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Printing Industry Exchange ( is pleased to have Steven Waxman writing and managing the Printing Industry Blog. As a printing consultant, Steven teaches corporations how to save money buying printing, brokers printing services, and teaches prepress techniques. Steven has been in the printing industry for thirty-three years working as a writer, editor, print buyer, photographer, graphic designer, art director, and production manager.

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Book Printing: 2 Print Books That Make You Look Twice

I found two intriguing books in a thrift store yesterday and quickly snapped them up for my fiancee. Both exemplify the element of surprise and the tactile quality only available in a print book.

A Unique Book About Elvis Presley

The first is a book about Elvis Presley (Elvis Recording Career, 50th Anniversary, Forever in the Groove, by Susan Doll). What makes this book special is its shape.

Picture a book with three quarters of a spine (from the bottom of the spine almost to the top). Then picture the bottom of the book (the foot trim). This extends three quarters of the way from the spine to the face trim. Then picture a circular arc extending upward and outward from the top of the truncated spine all the way around and back to the bottom face trim of the book (i.e., almost ¾ of a circle attached to the spine and bottom of the book).

The print book is black, with a circular paper applique in the center. It looks just like a record with a label on it. The record even has grooves debossed into it (i.e., sunken into the cover material, just like a real vinyl record).

When the book is open flat on a table, it looks a little like two records side by side, with an almost circular left-hand page and a mirror of the circle comprising the right-hand page.

The interior of the print book traces Elvis’ career in words and pictures. It’s quite compelling, but it’s the unusual shape of the book, both open and closed, and the simulated record on both the front and back covers with a label and record grooves that sets this book apart from its peers.

Binding Observations for the Elvis Book

On a side note, it’s interesting to closely inspect the interior covers, where the endsheets are pasted down over the turned edge of the cover printing paper. The debossed cover, a 4-color printed gloss litho press sheet laminated to extra thick chipboard, has been cut at approximately 3/4” intervals, and then each little triangle of paper has been turned over and pasted down onto the interior front and back book covers.

Ultimately, this allows for the simulation of the curve of the vinyl record. The endsheets are then pasted down over these small triangles of paper. In this way, the binder was able to create an illusion of the curve of the record. The thickness of the cover binder’s boards also gives a heft to the book that reflects its air of importance.

Book #2: A Recycled Keyboard Blank Book

The second print book is a play on words, of sorts. I like it because it’s both humorous and unique. The book is approximately 5” x 7” and is case bound with cloth. On the cover, the bindery has glued the remains of a used computer keyboard. The keys tilt a little in various directions and have a rubbery feel. Some are printed with commands like “page up” and “scroll lock.”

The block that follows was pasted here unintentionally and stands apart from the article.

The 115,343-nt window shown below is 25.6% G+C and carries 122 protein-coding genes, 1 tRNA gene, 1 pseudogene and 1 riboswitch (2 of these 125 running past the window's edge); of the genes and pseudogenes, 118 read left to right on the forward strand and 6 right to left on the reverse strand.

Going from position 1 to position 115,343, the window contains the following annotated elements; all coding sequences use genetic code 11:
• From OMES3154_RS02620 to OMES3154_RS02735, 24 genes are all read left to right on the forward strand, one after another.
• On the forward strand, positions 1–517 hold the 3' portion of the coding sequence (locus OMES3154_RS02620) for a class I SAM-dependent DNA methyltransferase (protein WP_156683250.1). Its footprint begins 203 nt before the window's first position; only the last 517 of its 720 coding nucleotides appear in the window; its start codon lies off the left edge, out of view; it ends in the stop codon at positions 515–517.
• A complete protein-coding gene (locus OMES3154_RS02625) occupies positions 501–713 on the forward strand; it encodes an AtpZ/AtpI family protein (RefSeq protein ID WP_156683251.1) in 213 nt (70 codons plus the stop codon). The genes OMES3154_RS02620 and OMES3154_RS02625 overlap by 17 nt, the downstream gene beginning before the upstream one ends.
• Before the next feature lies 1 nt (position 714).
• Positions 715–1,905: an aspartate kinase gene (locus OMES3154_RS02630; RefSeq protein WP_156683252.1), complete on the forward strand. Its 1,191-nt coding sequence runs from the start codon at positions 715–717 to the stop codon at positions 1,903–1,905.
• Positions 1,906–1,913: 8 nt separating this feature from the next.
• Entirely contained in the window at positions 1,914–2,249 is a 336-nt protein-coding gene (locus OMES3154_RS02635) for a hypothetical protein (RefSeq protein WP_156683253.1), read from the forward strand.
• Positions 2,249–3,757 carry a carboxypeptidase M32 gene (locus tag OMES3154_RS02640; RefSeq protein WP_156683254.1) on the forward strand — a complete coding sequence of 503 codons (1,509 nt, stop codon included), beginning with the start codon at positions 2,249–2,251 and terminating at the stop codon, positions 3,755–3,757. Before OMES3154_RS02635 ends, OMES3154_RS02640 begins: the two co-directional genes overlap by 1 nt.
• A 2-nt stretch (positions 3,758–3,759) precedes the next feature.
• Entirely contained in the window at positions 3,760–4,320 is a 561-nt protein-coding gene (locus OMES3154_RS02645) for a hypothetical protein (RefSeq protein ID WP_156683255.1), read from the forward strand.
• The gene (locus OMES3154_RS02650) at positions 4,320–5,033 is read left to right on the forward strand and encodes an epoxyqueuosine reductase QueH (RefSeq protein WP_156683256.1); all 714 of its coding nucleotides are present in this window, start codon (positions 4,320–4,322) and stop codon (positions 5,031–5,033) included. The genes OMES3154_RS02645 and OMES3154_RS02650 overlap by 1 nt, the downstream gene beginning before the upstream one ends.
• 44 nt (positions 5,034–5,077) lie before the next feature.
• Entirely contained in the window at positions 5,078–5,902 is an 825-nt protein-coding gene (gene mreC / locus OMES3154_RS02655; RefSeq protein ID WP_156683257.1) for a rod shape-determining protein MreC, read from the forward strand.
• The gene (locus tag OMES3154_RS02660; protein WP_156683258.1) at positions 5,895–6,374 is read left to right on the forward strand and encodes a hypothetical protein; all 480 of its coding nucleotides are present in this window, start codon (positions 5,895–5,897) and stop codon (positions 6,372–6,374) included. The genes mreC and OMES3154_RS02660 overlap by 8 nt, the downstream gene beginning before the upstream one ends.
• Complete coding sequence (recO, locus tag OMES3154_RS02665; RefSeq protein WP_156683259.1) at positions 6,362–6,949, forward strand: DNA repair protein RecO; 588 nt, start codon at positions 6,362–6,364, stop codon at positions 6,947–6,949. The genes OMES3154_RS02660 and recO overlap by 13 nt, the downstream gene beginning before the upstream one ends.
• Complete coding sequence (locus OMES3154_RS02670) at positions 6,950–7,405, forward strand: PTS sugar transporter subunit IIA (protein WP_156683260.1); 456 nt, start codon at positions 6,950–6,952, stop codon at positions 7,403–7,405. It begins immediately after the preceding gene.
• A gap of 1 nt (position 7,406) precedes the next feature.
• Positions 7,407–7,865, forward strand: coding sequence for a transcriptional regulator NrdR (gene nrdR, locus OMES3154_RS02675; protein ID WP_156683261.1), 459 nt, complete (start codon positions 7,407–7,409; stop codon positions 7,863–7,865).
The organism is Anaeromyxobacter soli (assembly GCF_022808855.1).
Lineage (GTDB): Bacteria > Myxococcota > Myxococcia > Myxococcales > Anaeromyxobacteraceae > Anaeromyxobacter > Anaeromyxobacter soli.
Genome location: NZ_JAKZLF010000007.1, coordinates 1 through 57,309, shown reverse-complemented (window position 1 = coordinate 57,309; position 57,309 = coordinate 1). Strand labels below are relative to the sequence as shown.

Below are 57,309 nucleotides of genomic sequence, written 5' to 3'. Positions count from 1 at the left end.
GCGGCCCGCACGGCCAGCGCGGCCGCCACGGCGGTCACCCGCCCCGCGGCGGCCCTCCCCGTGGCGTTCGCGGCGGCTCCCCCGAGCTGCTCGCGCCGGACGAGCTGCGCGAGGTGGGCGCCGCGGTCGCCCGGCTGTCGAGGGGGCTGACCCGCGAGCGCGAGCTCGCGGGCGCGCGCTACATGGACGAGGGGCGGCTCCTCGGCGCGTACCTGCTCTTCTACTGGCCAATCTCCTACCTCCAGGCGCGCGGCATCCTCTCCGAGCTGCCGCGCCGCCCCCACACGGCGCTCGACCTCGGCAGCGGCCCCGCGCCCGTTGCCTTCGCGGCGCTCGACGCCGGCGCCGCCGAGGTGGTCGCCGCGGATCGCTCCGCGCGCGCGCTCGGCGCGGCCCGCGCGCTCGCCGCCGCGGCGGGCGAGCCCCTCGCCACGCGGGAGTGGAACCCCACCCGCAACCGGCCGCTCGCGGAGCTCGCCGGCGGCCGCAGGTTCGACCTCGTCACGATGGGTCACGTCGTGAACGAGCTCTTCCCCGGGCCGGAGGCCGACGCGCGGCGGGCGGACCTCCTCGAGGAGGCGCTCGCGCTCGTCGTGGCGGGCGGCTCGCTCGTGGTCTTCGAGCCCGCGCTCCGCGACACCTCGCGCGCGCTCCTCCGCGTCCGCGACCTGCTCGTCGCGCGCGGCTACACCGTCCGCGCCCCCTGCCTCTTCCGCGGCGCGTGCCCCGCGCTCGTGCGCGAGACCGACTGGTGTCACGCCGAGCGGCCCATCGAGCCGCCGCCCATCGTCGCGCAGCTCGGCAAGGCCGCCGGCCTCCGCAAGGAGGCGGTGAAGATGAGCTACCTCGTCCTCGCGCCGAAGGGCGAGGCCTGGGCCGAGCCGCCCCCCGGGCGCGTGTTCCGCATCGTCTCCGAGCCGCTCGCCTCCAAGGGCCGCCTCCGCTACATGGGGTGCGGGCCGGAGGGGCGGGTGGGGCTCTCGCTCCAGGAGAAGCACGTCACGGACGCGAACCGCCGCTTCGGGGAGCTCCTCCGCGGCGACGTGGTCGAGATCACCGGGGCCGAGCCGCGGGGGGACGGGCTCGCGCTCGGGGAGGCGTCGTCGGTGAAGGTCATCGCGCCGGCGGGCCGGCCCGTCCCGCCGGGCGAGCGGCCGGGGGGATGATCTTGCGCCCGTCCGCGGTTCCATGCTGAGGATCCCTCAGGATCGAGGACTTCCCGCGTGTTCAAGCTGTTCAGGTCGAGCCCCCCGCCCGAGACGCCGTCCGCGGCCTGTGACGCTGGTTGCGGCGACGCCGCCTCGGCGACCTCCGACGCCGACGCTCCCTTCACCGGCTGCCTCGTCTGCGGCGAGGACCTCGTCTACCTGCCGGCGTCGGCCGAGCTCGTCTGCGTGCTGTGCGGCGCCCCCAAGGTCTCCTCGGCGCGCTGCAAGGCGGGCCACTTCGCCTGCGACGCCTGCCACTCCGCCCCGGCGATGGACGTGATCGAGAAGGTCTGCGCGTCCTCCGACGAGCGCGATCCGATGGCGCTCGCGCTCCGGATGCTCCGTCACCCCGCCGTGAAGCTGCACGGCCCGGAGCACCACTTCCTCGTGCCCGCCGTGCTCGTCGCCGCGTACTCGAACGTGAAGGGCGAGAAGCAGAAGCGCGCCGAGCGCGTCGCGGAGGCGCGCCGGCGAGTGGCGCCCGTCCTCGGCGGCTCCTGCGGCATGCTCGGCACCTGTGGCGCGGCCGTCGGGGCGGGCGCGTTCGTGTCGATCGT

In a world full of computer “tablets,” it’s refreshing to have a paper tablet (the name for a pad of paper when I was growing up). With the cover of the book closed, it looks like a computer appliance. With the cover open, it’s a functional blank print book ready for your notes and drawings.

Moreover, since the keyboard seems to be real, and since the frontispiece of the book clearly notes that “recycling is key, 80 page notebook, made from recycled electronics” (made by Two’s Company), the book has added merit. You can feel good that used computer parts have found a second life.

Finally, this little book “just works” as a design piece because the clunky keyboard gives you something to grab onto and run your fingers across. It has deep grooves between the keys, and the keys are rubberized. It feels good and substantial in your hands, whether the book is open or closed.

What We Can Learn from These Samples

Here are some of the things that came to mind when I held and played with these two books, trying to decide why they appealed to me so much and what set these print books apart from digital-only books:

  1. These books had weight and substance. They felt good in the hands, and their unusual shapes made holding them an distinctive experience.
  2. These books both looked—and felt—like the physical objects they were supposed to simulate.
  3. Each book had a playful quality, a humorous sensibility based on its being both a print book and a record or keyboard. This humorous quality was based on their unexpected, dual nature.

So, when you’re called upon do design a print book, if you want it to stand out from the crowd, consider starting with the question: What will make this different from an eBook? What qualities can I bring to the design job that an eBook cannot touch?

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